KHARTOUM, Sudan (AP) – A peacekeeper for the joint U.N.-African Union force in Sudan’s Darfur region has been killed for the first time since the troops deployed five months ago, the U.N. mission said Thursday.
A Ugandan policeman identified as John Kennedy Okecha was found dead in a vehicle for the UNAMID force in North Darfur Wednesday, UNAMID said in a statement. He had been shot three times in the neck, chest and stomach.
UNAMID described the killing as «an act of cold blooded murder» and appealed to all those with any knowledge of what happened to share it with the appropriate authorities so the perpetrators can be brought to justice.
A Ugandan policeman serving with the joint UN-African Union peacekeeping force in Sudan’s western Darfur region has been found dead riddled with bullets, a spokesman for the force said Thursday.
“Yesterday (Wednesday) evening, unfortunately we found one of our police officers dead in his vehicle. We are investigating the circumstances of his death,” said Noureddine Mezni, spokesman for the UN-AU Mission in Darfur (UNAMID).
“He was killed on duty. He was found with bullet wounds all over the body.”
Mezni said the policeman’s body was found near the Zamzam market in El Fasher, capital of North Darfur state and the region’s largest town.
He was the first UNAMID peacekeeper to be killed since the joint force took over from an overstretched AU mission at the beginning of the year.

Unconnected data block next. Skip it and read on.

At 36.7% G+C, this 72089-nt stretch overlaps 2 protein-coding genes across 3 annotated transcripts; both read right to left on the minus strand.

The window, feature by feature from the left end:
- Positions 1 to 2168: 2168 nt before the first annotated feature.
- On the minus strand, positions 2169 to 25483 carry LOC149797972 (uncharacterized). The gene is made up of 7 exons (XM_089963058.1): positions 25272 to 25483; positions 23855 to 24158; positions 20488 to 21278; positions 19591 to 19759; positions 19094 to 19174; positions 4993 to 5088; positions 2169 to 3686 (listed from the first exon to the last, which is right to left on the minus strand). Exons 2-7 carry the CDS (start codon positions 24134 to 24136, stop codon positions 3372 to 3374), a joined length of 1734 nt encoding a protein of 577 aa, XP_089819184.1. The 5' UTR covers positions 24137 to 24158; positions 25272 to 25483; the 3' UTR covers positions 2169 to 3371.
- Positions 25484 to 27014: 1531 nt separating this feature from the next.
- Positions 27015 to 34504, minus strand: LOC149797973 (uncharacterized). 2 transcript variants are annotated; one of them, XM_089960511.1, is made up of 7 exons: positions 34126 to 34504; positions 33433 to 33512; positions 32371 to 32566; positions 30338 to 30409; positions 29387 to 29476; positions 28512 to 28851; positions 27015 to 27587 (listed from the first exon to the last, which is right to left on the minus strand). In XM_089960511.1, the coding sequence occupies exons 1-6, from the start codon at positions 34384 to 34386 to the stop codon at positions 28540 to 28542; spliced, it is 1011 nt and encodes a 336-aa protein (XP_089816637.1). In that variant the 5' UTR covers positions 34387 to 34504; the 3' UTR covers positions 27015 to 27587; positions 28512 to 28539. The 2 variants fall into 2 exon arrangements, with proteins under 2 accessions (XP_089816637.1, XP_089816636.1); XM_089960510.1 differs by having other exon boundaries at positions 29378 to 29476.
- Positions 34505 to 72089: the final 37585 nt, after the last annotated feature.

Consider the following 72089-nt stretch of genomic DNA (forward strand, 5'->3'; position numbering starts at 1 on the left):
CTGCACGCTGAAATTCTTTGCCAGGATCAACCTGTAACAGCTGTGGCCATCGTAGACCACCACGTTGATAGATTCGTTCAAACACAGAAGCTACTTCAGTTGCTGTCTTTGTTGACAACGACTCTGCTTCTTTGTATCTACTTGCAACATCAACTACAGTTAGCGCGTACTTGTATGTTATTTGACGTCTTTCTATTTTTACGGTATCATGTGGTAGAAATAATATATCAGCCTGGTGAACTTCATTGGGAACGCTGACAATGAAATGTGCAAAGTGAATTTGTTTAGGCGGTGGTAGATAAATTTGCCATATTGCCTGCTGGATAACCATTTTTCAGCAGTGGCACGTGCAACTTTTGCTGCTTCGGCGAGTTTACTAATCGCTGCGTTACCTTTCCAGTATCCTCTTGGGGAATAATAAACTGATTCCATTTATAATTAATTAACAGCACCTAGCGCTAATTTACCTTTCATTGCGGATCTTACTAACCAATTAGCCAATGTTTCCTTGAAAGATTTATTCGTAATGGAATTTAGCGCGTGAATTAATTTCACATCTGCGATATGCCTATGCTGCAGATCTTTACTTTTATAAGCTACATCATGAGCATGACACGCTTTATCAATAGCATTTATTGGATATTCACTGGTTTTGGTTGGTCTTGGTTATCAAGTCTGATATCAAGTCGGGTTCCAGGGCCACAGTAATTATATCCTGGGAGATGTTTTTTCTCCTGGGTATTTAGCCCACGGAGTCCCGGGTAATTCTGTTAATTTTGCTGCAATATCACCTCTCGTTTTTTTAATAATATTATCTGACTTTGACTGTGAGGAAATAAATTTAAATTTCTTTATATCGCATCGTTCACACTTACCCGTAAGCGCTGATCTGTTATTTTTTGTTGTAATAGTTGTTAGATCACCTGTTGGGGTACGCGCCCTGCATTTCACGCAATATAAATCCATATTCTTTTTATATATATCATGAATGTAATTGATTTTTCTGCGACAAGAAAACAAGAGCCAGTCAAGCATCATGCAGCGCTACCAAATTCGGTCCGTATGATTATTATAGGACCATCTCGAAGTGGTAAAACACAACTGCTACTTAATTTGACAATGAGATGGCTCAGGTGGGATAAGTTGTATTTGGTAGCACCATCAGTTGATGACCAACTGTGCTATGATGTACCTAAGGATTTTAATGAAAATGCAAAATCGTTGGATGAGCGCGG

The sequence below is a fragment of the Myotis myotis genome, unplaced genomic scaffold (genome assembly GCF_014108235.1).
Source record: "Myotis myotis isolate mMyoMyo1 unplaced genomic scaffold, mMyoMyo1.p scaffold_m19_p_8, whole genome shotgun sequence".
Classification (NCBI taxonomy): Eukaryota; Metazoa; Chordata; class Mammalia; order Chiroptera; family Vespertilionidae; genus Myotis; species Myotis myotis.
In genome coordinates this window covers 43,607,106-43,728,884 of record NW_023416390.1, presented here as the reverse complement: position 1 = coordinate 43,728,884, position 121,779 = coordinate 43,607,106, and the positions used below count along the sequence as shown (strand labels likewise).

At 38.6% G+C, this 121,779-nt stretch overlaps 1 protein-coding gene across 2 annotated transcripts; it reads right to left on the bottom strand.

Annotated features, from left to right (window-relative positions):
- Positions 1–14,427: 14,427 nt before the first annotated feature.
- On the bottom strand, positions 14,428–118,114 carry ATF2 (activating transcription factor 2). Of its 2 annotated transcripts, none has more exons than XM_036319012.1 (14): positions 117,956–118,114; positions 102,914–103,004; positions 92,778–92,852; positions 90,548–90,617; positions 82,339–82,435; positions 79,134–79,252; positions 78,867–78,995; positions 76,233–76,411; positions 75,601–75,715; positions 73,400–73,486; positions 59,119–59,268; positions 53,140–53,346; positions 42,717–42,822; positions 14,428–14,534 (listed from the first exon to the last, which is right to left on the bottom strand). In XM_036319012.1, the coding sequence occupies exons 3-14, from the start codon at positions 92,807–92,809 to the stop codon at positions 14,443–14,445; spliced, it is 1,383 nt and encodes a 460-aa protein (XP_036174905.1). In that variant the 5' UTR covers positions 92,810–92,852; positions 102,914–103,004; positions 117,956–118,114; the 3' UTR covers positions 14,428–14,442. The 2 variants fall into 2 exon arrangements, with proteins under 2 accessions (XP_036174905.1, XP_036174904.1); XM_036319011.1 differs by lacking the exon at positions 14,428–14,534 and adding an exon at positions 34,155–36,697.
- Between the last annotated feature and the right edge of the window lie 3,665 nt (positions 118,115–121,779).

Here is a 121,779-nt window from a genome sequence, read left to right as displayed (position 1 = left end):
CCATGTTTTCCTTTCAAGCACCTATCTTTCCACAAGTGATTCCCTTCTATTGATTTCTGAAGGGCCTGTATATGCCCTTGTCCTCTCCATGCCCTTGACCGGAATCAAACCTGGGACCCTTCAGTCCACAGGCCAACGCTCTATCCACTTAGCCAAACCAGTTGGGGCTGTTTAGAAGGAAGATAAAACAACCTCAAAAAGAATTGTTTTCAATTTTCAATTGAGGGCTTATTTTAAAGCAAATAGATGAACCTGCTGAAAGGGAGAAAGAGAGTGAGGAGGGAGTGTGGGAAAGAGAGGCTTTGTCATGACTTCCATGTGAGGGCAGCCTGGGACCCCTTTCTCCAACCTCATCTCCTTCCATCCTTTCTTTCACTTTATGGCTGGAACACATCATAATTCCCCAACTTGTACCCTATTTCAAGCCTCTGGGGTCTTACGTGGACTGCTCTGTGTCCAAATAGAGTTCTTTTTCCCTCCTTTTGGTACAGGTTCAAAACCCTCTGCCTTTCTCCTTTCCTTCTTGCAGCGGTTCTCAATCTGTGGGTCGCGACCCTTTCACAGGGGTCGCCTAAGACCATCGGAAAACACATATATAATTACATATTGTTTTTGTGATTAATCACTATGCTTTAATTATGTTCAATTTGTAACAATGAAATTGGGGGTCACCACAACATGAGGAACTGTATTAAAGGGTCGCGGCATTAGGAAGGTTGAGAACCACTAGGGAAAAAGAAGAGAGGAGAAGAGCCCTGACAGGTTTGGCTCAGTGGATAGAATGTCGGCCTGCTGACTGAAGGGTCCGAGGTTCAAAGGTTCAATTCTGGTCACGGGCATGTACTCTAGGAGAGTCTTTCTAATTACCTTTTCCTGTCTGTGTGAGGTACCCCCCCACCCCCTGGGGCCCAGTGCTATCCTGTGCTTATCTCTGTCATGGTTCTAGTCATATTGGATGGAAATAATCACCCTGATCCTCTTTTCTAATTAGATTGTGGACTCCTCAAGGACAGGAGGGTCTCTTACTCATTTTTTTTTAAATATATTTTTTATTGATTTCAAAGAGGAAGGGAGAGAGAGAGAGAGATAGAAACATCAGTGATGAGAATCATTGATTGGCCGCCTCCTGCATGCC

“We had three natural deaths before,” said Mezni.
The UN Security Council authorised the new force in July last year but nearly a year on it still has only a fraction of its planned full complement.
Of a projected staffing of 26,000 — 19,500 soldiers and 6,500 policemen — the force so far has just 9,200 peacekeepers backed up by 1,300 civilian administrators.
The preceding African Union Mission in Sudan lost some 60 of its personnel from its deployment in 2004 until it replacement by UNAMID earlier this year.
The United Nations says that more than 2.2 million people are believed to have fled their homes in Darfur since ethnic minority rebels rose up in early 2003, meeting a scorched earth response from the Khartoum government and allied militias.
In April, UN humanitarian chief John Holmes said up to 300,000 people may have died from the combined effects of war, famine and disease.
Sudan puts the number of deaths from fighting at 10,000.